The health of the broadband nation can easily be measured by the growth of the big four broadband service providers – Verizon, Comcast, AT&T and Time Warner. (The Big 4 account for 70% of the total US broadband subscribers.) Every quarter we look at how these four and other broadband service providers do, by trying to make sense of the results they report.
The fourth quarter 2006, while showing some considerable growth, is indicating that the law of large numbers is catching up with the business. Another key takeaway is that slow doesn’t really sell that well. And lastly, the triple play is beginning to turn the game in favor of cable guys.
John Hodulik, our favorite telecoms analyst over at UBS, sent us his report this morning which reveals that broadband services subscriber growth in the fourth quarter declined to 26% from 28% in the second and third quarters of 2006. The household penetration has hit about 46%, up “about 9 percentage points of penetration over year-end 2005 numbers and slightly better than the 8 points of penetration added in 2005.”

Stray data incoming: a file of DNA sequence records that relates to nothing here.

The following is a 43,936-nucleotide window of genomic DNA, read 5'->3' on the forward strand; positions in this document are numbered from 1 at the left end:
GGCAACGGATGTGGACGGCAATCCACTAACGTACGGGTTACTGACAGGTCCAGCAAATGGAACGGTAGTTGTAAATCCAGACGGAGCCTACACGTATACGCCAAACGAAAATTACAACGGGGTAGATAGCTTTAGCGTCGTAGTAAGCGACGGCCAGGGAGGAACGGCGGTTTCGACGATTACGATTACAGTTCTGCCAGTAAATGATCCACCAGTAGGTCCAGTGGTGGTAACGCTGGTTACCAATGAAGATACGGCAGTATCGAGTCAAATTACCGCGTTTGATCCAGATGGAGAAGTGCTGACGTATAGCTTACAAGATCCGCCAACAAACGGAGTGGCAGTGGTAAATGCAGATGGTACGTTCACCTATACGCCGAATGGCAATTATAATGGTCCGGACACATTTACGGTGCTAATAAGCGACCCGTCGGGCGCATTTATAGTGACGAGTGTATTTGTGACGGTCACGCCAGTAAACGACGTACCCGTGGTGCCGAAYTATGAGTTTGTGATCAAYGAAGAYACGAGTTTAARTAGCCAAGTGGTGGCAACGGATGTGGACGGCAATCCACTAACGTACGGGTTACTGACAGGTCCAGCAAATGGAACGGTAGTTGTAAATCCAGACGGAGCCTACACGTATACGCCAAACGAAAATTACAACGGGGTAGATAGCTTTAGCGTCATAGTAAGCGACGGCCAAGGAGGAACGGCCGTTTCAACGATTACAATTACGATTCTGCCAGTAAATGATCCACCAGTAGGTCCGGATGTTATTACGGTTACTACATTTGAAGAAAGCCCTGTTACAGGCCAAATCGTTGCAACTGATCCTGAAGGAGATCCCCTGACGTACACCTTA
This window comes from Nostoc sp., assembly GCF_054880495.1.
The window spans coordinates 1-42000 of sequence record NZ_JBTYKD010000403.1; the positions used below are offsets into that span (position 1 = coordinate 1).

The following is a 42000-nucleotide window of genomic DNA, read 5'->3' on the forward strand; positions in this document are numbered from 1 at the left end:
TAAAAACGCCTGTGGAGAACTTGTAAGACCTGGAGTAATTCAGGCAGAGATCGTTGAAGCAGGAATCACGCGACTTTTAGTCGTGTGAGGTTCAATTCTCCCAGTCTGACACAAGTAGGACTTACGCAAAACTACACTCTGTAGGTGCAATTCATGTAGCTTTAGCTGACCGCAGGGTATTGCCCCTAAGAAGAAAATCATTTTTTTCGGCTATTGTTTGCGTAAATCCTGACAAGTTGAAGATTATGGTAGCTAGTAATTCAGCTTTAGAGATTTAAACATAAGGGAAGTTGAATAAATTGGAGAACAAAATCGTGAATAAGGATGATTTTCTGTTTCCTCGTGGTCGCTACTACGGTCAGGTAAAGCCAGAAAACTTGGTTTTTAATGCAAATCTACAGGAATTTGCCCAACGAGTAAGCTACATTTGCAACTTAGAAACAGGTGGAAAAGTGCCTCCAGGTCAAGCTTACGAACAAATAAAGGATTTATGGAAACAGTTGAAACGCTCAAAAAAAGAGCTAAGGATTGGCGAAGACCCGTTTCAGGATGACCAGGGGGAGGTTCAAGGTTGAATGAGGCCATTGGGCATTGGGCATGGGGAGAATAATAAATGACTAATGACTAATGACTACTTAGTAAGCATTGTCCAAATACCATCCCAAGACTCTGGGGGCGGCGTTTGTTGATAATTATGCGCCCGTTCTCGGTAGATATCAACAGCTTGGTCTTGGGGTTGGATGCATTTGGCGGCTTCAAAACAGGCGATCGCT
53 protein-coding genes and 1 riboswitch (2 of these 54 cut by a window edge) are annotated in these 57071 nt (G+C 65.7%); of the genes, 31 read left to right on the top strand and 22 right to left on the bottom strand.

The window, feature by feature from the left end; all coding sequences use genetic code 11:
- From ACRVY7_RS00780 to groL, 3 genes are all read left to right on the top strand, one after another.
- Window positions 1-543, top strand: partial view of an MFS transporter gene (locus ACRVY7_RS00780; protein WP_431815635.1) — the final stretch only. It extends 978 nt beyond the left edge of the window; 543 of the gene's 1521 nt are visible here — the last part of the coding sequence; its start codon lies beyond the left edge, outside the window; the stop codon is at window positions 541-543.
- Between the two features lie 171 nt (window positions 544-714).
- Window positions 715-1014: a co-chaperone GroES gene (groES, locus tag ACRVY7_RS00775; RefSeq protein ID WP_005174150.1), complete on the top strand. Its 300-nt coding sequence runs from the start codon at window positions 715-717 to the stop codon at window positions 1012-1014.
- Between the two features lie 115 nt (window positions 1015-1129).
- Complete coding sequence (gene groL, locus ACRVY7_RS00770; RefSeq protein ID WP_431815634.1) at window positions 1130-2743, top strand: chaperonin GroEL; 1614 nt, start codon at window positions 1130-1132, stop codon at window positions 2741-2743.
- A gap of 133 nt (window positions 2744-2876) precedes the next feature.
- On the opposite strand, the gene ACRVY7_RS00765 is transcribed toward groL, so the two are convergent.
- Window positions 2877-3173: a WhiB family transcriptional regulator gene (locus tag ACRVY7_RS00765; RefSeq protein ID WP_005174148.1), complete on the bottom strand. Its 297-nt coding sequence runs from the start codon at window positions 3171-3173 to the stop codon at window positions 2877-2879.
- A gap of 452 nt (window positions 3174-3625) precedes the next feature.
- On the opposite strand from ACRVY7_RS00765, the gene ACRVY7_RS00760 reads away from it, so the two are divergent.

The business added about 10 million new subscribers in 2006 versus 9.5 million in 2005 and 7.4 million in 2004. John estimates that another 10 million new subscribers will come online in 2007. We hate to disagree with a man this smart, and he has been right more often than wrong, but there seems to be a nagging feeling that he is being too optimisitic. Thankfully, his estimates are a tad more realistic when compared to the 70 million total estimated by Pike & Fischer.
Nevertheless, the curve is flattening, and things are getting downright dismal in DSL land:
* DSL subscribers grew about 29% vs. growth of 33% in 3Q and 37% growth in Q2. The DSL providers are capturing less of the new signees.
* DSL providers’ net adds fell 13% annually based on our estimates versus a 7% decline in Q3.
* Cable modem subscriber growth has held steady at roughly 22% for the past two quarters.
* AT&T (w/BLS) and Verizon alone saw net adds decline 22% annually.
Why is this happening? Simple explaination: Cable companies are offering triple play packages that consumers seem to want. Comcast’s phone revenues provide ample evidence. A few days ago, I wrote about why the access line losses are a “crisis” for the phone companies which are using Unity and Freedom as a way to stop the bleeding.